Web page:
Home > POLITICS > Referendum in Syria confirms legitimacy of Assad’s power

Referendum in Syria confirms legitimacy of Assad’s power

Tuesday, February 28, 2012

Garibov Konstantin

Syrian nationals who support the Syrian regim wave the Russian, Chinese and Syrian flags as they demonstrate in support of Syrian President Bashar al-Assad. Photo: AFP

Nine of ten participants of the referendum in Syria have upheld the draft of the new constitution. According to the Syrian public television, about 8.5 million people (57.4% of Syrians entitled to vote) took part in the referendum. The new constitution in particular abolishes a one-party system, guarantees the rights and freedoms of Syrian people and defines Syria as a “democratic state.”

Russia welcomes the end of a one-party system in Syria, Foreign Minister Sergey Lavrov said adding that the referendum was a step towards democratization. He also stressed that it is the Syrian people who should take decision on further reforms.

Washington remains biased with regard to the referendum in Syria. Even before the referendum results were announced, US State Secretary Hillary Clinton had called the poll a “cynical ploy” of Bashar Assad. But if Syrians had not upheld the referendum the US statements would have been radically different. Clinton stressed that the US goal remains the same – to remove Bashar Assad from power. This statement reflects the essence of Washington’s approach to the referendum, Vladimir Sotnikov, an analyst of the Institute of the World Economy and International Relations, says:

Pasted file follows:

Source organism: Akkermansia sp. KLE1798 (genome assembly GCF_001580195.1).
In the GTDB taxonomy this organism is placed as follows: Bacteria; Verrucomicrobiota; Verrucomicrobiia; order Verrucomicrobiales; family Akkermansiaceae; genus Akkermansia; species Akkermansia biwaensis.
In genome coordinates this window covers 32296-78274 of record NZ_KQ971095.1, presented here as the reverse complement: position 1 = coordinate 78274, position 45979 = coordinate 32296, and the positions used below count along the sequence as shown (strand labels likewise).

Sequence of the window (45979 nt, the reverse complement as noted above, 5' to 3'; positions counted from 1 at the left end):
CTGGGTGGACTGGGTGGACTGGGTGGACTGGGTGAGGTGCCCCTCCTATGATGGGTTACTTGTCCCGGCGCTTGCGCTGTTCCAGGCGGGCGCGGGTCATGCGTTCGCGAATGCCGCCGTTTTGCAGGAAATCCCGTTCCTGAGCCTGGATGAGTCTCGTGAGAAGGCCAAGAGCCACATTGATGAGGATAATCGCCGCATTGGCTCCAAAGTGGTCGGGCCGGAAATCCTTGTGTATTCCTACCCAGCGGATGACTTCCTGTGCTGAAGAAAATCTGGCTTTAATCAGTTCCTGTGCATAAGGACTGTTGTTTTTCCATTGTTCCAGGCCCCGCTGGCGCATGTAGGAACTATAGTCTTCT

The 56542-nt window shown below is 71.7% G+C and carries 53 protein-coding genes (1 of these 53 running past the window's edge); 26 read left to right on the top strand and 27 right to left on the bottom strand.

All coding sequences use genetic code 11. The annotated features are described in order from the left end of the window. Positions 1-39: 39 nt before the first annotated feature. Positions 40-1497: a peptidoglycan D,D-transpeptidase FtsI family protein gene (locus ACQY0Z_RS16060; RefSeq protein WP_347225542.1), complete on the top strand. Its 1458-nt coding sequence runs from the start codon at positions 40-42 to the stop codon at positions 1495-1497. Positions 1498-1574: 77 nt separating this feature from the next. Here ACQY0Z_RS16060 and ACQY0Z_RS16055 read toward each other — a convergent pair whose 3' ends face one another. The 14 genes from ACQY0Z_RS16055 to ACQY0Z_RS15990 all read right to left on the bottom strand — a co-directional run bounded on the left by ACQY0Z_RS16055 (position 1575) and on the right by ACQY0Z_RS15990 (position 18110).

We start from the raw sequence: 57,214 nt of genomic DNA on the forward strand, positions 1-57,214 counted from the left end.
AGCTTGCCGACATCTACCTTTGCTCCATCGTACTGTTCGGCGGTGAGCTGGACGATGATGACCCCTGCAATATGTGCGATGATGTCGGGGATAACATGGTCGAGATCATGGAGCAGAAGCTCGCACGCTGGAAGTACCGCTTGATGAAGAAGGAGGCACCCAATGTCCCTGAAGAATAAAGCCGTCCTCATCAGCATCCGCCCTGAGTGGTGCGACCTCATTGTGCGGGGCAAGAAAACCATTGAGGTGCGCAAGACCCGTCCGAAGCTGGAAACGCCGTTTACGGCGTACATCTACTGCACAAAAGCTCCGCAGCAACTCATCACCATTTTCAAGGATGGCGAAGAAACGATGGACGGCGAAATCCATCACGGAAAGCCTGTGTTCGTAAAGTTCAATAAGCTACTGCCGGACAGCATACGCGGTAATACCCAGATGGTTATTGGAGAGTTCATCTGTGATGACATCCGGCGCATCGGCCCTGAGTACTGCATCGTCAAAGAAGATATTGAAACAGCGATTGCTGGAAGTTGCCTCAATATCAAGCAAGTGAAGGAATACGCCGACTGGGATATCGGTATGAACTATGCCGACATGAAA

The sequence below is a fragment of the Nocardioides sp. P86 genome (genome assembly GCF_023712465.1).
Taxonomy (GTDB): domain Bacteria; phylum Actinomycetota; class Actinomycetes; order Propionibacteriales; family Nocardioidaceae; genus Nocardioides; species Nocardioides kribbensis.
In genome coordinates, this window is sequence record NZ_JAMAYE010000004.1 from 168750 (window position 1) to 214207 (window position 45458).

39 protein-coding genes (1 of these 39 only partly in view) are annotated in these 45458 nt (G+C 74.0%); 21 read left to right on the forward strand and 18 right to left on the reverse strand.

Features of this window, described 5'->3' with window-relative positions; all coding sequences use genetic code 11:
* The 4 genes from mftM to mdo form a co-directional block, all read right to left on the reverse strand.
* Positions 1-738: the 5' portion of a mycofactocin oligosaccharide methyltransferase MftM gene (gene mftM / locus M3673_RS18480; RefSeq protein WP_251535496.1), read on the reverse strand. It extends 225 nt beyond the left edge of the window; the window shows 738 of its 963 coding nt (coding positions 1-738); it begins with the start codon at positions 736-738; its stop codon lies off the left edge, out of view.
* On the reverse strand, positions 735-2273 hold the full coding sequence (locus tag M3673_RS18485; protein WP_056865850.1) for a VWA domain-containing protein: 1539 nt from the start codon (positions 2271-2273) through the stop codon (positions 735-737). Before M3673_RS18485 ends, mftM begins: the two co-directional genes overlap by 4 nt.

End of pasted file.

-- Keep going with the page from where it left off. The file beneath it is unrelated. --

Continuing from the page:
“Some of our Western partners are dissatisfied with the current regime in Syria. That concerns also our partners from Arab countries. Before the referendum the statements they made and the steps they took proved such an attitude. There have been statements that Russia could provide a political asylum to Bashar Assad and his family. The intentions to change the regime in the country are clear. Any Bashar Assad’s step towards democracy is either denied or hushed up.

Western and Arab opponents of official Damascus expect the opposition to play the key role in the overthrow of Bashar Assad. Even Hillary Clinton had to admit that the US was not ready to provide military assistance to the Syrian oppositional troops because it did not know to whom it should provide it. Washington sees no one it can count on in planning military operation in Syria.

Meanwhile a group of more than 20 activists of the opposition have split from the Syrian National Council. It was this council, “the Friends of Syria,” which at the meeting in Tunisia was recognized as the only legitimate power. There had been no unity in the ranks of the Syrian opposition from the very start of the standoff in the country. The Syrian National Council, which leadership includes mainly the oppositional activists residing abroad, was regarded as the most united group which was fighting against Damascus. Now there has been the first serious split in its ranks.
.

On the day of announcement of the results of the referendum Moscow gave a new political signal to Damascus and the opposition. Foreign Minister Sergey Lavrov voiced Moscow’s intention to bring the parties of the conflict to the negotiating table. To do this it is necessary first of all to stop violence in Syria whoever it comes from.
.

Feb. 28,2012
.

VOR.